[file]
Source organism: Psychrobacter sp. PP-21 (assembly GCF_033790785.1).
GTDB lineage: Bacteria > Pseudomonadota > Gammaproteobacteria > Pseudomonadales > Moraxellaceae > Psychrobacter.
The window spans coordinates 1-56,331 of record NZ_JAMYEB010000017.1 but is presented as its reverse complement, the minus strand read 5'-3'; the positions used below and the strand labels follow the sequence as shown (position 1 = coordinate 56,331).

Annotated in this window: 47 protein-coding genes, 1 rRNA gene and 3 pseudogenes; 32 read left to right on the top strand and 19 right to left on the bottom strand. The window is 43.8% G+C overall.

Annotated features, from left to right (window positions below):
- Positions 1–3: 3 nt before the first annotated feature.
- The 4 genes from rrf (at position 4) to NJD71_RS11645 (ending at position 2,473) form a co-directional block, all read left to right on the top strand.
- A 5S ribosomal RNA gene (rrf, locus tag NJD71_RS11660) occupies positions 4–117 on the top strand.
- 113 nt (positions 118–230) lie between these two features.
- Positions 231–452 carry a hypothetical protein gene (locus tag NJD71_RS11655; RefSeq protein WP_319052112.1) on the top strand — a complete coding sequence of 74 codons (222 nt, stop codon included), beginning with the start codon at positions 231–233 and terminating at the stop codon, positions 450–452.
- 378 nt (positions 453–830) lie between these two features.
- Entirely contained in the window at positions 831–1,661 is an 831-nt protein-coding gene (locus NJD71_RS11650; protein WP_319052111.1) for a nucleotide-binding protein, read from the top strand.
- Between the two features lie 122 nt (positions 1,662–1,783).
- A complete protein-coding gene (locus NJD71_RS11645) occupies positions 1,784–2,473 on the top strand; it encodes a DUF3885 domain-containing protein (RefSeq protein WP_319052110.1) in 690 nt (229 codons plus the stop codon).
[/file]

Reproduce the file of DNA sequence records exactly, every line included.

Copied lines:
Source organism: Psychrobacter sp. PP-21 (assembly GCF_033790785.1).
GTDB lineage: Bacteria > Pseudomonadota > Gammaproteobacteria > Pseudomonadales > Moraxellaceae > Psychrobacter.
The window spans coordinates 1-56,331 of record NZ_JAMYEB010000017.1 but is presented as its reverse complement, the minus strand read 5'-3'; the positions used below and the strand labels follow the sequence as shown (position 1 = coordinate 56,331).

Annotated in this window: 47 protein-coding genes, 1 rRNA gene and 3 pseudogenes; 32 read left to right on the top strand and 19 right to left on the bottom strand. The window is 43.8% G+C overall.

Annotated features, from left to right (window positions below):
- Positions 1–3: 3 nt before the first annotated feature.
- The 4 genes from rrf (at position 4) to NJD71_RS11645 (ending at position 2,473) form a co-directional block, all read left to right on the top strand.
- A 5S ribosomal RNA gene (rrf, locus tag NJD71_RS11660) occupies positions 4–117 on the top strand.
- 113 nt (positions 118–230) lie between these two features.
- Positions 231–452 carry a hypothetical protein gene (locus tag NJD71_RS11655; RefSeq protein WP_319052112.1) on the top strand — a complete coding sequence of 74 codons (222 nt, stop codon included), beginning with the start codon at positions 231–233 and terminating at the stop codon, positions 450–452.
- 378 nt (positions 453–830) lie between these two features.
- Entirely contained in the window at positions 831–1,661 is an 831-nt protein-coding gene (locus NJD71_RS11650; protein WP_319052111.1) for a nucleotide-binding protein, read from the top strand.
- Between the two features lie 122 nt (positions 1,662–1,783).
- A complete protein-coding gene (locus NJD71_RS11645) occupies positions 1,784–2,473 on the top strand; it encodes a DUF3885 domain-containing protein (RefSeq protein WP_319052110.1) in 690 nt (229 codons plus the stop codon).